Lab Med Online.  2019 Oct;9(4):232-235. 10.3343/lmo.2019.9.4.232.

Iodine Deficiency in Neonates: Where Do We Stand After a Quarter Century of Initiating Iodization Programs?

  • 1Department of Pathology and Laboratory Medicine, Aga Khan University, Karachi, Pakistan.


An observational study was conducted at the Section of Clinical Chemistry, Department of Pathology and Laboratory Medicine, to assess the iodine status using the World Health Organization (WHO), United Nations International Children's Emergency Fund (UNICEF), and the International Council for Control of Iodine Deficiency Disorders (ICCIDD) consensus criteria, which state that >3% prevalence of serum thyroid stimulating hormone (TSH) ≥10 mIU/L in the population is an indicator of iodine deficiency. Serum neonatal TSH was analyzed from January to December 2013. In a period of one year, a total of 11,597 neonates with the mean (25 percentile, 75 percentile value) age of 2.0 days (0.5-3.5) were tested for serum TSH. The overall mean TSH level was 3.38 mIU/L (5.63-1.96), with optimal levels (1-39 mIU/L) in 93%, <1 mIU/L in 6.3%, and ≥40 mIU/L in 0.3% neonates. Of all the neonates, 7.9% (N=916) showed TSH ≥10 mIU/L which is higher than the recommended WHO/UNICEF/ICCIDD criteria for mild endemicity for iodine deficiency in the population. These results suggest that iodine deficiency is still prevalent in our population, indicating a need for effective intervention programs and increasing awareness regarding the use of iodized salt and supplementation in all reproductive-aged women to prevent iodine deficiency in neonates.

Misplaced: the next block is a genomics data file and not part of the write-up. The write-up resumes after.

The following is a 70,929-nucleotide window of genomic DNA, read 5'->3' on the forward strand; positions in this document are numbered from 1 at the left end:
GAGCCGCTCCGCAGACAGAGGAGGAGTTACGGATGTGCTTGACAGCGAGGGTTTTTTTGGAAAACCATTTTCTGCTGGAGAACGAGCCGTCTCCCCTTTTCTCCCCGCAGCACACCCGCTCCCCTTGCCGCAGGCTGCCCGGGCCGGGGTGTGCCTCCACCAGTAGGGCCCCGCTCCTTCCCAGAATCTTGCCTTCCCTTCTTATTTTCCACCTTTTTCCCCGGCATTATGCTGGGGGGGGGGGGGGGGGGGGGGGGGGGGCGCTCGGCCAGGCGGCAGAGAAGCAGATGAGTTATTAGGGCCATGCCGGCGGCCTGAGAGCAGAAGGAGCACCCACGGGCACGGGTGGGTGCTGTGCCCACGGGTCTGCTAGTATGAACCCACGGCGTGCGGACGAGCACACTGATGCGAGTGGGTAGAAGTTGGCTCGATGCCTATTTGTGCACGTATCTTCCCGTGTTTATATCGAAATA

Iodine; Deficiency; Congenital hypothyroidism; Neonates; Thyroid stimulating hormone
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